We watched this last night at home. It was a pretty mixed bag. The actors did their best and were mostly good. It sounded and (mostly) looked great, although, some of the lasso CGI was a bit wonky. If you just want to see attractive people and pretty imagery and watch stuff happen and not think about anything much it's probably pretty enjoyable.
That being said, it suffers from painfully lazy writing, with no consistent internal logic/rules, erratically being heavy handed vs just completely glossing over things with no explanation whatsoever, etc. All the usual lazy stuff, which for me is super distracting and takes me out of my suspension of disbelief.
Wonder Woman's character and Gal Gadot's portrayal were by far the most solid aspects of it, so I guess that mostly kept it from flying apart and being a complete train wreck. Chris Pine was also good as "charming nice love interest" / "man out of time" tropes. He didn't really get any character development, though, and the way he's introduced into the movie felt a little abrupt.
I think they should have had Wonder Woman say something aloud about it rather than her just going with it like it was a totally normal thing. For a movie that beats you over the head about some things it felt like an odd choice to make her own participation in the overall moral problem at the heart of the film implicit at first.
Kristen Wiig did fine with what she was given. She starts off doing the bumbling mumbling mousy dork thing she's done a million times. It's maybe a bit too in her wheel house. Then her character goes through an arc and it's fairly believable up to a point, but, the jump to full on Cheetah felt abrupt and frankly unnecessary other than for fan service.
Speaking of fan service:
They give the fans the invisible jet. But it's like, um, how/why does she have access to an air hanger with a fighter jet? And Chris Pine's character can just intuitively learn how to fly a fighter jet instantly? And then all of a sudden for no apparent reason Wonder Woman can make anything invisible for as long as she wants? ("My father Zeus did it to Themyscira and I did it once to a coffee cup for a minute.") And a fighter jet can fly 5000+ miles from DC to Cairo? Overnight? So many things to gloss over just to give people the invisible jet and a fireworks show.
Anyway, Pedro Pascal I guess did an OK job as a cheesy 80s sales guy turned over-the-top comic villain (although he's not really that evil, frankly), assuming that's what he was going for. His character didn't really make a lot of sense to me, honestly, and very late in the game they toss in some really brief childhood backstory for him which felt unnecessary. A lot of these comic movies lately seem to be trying too hard to humanize the villains or maybe I guess make then "multidimensional" with some offhand backstory details, and it usually falls flat for me.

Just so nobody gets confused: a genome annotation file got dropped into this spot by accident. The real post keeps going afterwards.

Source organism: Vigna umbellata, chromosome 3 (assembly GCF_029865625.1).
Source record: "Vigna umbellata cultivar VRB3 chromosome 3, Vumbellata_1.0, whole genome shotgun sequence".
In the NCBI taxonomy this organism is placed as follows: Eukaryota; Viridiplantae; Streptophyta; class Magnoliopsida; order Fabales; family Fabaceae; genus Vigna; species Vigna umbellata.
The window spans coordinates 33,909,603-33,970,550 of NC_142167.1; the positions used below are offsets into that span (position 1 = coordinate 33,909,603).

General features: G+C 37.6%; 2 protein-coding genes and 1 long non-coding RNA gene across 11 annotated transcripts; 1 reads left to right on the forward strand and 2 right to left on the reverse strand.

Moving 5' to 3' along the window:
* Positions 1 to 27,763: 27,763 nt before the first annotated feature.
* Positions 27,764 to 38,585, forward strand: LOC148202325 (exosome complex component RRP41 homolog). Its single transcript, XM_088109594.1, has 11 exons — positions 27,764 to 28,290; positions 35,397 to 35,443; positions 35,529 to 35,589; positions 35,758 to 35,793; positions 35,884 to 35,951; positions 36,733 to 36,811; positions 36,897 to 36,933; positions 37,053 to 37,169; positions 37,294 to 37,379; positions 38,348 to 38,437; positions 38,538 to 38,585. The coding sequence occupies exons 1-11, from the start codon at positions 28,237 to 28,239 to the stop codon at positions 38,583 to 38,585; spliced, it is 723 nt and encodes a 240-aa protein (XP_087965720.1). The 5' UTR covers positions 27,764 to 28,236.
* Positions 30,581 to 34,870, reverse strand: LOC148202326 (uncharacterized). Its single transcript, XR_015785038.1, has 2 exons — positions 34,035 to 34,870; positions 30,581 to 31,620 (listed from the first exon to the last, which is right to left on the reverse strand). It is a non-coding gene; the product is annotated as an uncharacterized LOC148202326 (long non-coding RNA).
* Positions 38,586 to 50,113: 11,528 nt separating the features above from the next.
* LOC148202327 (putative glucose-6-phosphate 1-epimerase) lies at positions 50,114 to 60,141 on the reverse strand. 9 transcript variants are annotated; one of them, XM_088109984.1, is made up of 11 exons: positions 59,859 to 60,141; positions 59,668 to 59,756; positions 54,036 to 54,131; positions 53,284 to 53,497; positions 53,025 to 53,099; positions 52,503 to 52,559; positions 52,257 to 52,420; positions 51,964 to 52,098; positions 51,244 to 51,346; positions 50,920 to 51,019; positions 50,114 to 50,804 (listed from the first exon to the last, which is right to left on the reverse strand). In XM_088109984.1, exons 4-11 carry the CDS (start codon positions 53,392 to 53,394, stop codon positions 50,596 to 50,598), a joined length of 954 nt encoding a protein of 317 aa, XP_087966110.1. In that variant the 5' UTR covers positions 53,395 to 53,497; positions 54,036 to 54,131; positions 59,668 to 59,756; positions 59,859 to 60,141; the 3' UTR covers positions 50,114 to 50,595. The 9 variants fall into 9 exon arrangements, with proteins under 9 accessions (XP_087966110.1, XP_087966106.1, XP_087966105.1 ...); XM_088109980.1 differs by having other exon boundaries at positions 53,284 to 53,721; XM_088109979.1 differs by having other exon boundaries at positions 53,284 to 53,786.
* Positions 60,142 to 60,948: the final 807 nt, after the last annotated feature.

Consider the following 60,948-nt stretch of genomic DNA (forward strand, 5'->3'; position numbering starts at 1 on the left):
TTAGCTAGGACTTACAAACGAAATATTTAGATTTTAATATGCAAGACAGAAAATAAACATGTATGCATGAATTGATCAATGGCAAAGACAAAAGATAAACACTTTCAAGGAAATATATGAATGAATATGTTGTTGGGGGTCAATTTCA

One of the weirdest things to me about the villains in this movie is that they are not shown facing ANY consequences of their actions. Cheetah just goes back to her normal self and looks at the night sky and then we never see her again. Maxwell Lord is reunited with his son and then we never see him again. WTF?! He just nearly ended humanity. And Maxwell Lord appears to be suffering some kind of physical consequences from granting wishes and it seems like they're setting something up with that, like it's going to kill him or he's going to transform too somehow, but then they just completely drop that thread for no reason.
And one more thing on the fan service front:
Wonder Woman flying. Ugh. Just, oy. I guess apparently it was something from old comics that hasn't been used in a while? And she can lasso clouds and lightning? All this shit just feels like writers spitballing and making stuff up on the fly, and I hate when a character's powers are basically just "whatever the lazy writers need them to be at any time to move the plot or character development how they want". Also in this case, this is a prequel of sorts to DC movies Wonder Woman is in that happen later in this universe's timeline where she doesn't do _any_ of this stuff, so it kinda makes the whole set of stories feel incoherent. I had the same problem with the Star Wars prequels where, thanks to modern CGI, the Jedis were doing all sorts of cool stuff they'd "never done before" in the original trilogy, which takes places after the prequels.
Anyway, I guess I'd give it a C+
but if you watch movies only with your eyes, ears, and adrenal glands, you might find it's a B
Oh, my favorite part was the opening sequence on Themyscira. I really wish they could just do a whole movie just on Themyscira, maybe just some simple "coming of age" story or something. Everything set on the island just looks incredible and feels very light and entertaining and unencumbered by obligatory world-ending level stakes.